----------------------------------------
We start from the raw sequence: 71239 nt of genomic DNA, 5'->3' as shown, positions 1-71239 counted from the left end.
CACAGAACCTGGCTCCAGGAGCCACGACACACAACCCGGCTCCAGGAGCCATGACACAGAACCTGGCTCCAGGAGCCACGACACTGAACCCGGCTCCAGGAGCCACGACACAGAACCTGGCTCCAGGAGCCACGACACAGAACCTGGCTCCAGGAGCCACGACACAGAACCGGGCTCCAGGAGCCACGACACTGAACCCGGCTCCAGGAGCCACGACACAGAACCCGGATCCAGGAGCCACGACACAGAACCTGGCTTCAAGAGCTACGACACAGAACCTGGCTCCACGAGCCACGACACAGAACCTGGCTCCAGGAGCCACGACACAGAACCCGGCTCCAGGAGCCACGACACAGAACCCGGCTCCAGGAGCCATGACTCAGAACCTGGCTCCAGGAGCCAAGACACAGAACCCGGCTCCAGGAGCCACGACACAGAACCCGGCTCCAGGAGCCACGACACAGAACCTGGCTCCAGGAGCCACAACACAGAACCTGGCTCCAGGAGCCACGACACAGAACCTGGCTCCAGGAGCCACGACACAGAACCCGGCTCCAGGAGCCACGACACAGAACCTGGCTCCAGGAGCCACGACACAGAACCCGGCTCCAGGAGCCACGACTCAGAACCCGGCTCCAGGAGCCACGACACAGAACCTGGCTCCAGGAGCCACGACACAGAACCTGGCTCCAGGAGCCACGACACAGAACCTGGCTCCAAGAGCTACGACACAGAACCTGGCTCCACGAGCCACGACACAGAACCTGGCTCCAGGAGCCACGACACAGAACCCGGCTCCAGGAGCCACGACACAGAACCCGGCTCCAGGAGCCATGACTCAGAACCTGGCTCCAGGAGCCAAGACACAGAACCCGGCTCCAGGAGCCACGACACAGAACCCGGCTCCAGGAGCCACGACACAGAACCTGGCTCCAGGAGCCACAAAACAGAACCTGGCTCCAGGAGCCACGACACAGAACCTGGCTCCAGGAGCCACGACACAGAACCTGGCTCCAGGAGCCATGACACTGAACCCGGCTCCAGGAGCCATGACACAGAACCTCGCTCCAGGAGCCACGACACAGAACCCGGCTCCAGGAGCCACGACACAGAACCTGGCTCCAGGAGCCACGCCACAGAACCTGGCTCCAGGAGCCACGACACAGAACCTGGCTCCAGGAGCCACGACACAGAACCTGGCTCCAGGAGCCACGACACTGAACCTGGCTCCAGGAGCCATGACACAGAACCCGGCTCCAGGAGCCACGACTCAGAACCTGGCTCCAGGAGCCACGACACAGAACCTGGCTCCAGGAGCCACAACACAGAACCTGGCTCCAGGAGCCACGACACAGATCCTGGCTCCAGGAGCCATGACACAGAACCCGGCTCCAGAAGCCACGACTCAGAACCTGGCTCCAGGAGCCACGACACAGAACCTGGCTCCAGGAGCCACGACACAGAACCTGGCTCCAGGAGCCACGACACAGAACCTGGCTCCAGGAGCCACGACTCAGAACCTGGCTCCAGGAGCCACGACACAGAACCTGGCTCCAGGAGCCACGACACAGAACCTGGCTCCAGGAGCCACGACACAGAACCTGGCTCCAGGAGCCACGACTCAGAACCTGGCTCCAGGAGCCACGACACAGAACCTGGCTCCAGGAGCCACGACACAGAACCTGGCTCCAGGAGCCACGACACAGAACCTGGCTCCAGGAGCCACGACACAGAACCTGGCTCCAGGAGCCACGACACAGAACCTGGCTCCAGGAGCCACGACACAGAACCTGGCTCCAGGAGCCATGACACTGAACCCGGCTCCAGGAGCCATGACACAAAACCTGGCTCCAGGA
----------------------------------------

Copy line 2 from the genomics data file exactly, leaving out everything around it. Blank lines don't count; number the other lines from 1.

CACAGAACCTGGCTCCAGGAGCCACGACACACAACCCGGCTCCAGGAGCCATGACACAGAACCTGGCTCCAGGAGCCACGACACTGAACCCGGCTCCAGGAGCCACGACACAGAACCTGGCTCCAGGAGCCACGACACAGAACCTGGCTCCAGGAGCCACGACACAGAACCGGGCTCCAGGAGCCACGACACTGAACCCGGCTCCAGGAGCCACGACACAGAACCCGGATCCAGGAGCCACGACACAGAACCTGGCTTCAAGAGCTACGACACAGAACCTGGCTCCACGAGCCACGACACAGAACCTGGCTCCAGGAGCCACGACACAGAACCCGGCTCCAGGAGCCACGACACAGAACCCGGCTCCAGGAGCCATGACTCAGAACCTGGCTCCAGGAGCCAAGACACAGAACCCGGCTCCAGGAGCCACGACACAGAACCCGGCTCCAGGAGCCACGACACAGAACCTGGCTCCAGGAGCCACAACACAGAACCTGGCTCCAGGAGCCACGACACAGAACCTGGCTCCAGGAGCCACGACACAGAACCCGGCTCCAGGAGCCACGACACAGAACCTGGCTCCAGGAGCCACGACACAGAACCCGGCTCCAGGAGCCACGACTCAGAACCCGGCTCCAGGAGCCACGACACAGAACCTGGCTCCAGGAGCCACGACACAGAACCTGGCTCCAGGAGCCACGACACAGAACCTGGCTCCAAGAGCTACGACACAGAACCTGGCTCCACGAGCCACGACACAGAACCTGGCTCCAGGAGCCACGACACAGAACCCGGCTCCAGGAGCCACGACACAGAACCCGGCTCCAGGAGCCATGACTCAGAACCTGGCTCCAGGAGCCAAGACACAGAACCCGGCTCCAGGAGCCACGACACAGAACCCGGCTCCAGGAGCCACGACACAGAACCTGGCTCCAGGAGCCACAAAACAGAACCTGGCTCCAGGAGCCACGACACAGAACCTGGCTCCAGGAGCCACGACACAGAACCTGGCTCCAGGAGCCATGACACTGAACCCGGCTCCAGGAGCCATGACACAGAACCTCGCTCCAGGAGCCACGACACAGAACCCGGCTCCAGGAGCCACGACACAGAACCTGGCTCCAGGAGCCACGCCACAGAACCTGGCTCCAGGAGCCACGACACAGAACCTGGCTCCAGGAGCCACGACACAGAACCTGGCTCCAGGAGCCACGACACTGAACCTGGCTCCAGGAGCCATGACACAGAACCCGGCTCCAGGAGCCACGACTCAGAACCTGGCTCCAGGAGCCACGACACAGAACCTGGCTCCAGGAGCCACAACACAGAACCTGGCTCCAGGAGCCACGACACAGATCCTGGCTCCAGGAGCCATGACACAGAACCCGGCTCCAGAAGCCACGACTCAGAACCTGGCTCCAGGAGCCACGACACAGAACCTGGCTCCAGGAGCCACGACACAGAACCTGGCTCCAGGAGCCACGACACAGAACCTGGCTCCAGGAGCCACGACTCAGAACCTGGCTCCAGGAGCCACGACACAGAACCTGGCTCCAGGAGCCACGACACAGAACCTGGCTCCAGGAGCCACGACACAGAACCTGGCTCCAGGAGCCACGACTCAGAACCTGGCTCCAGGAGCCACGACACAGAACCTGGCTCCAGGAGCCACGACACAGAACCTGGCTCCAGGAGCCACGACACAGAACCTGGCTCCAGGAGCCACGACACAGAACCTGGCTCCAGGAGCCACGACACAGAACCTGGCTCCAGGAGCCACGACACAGAACCTGGCTCCAGGAGCCATGACACTGAACCCGGCTCCAGGAGCCATGACACAAAACCTGGCTCCAGGA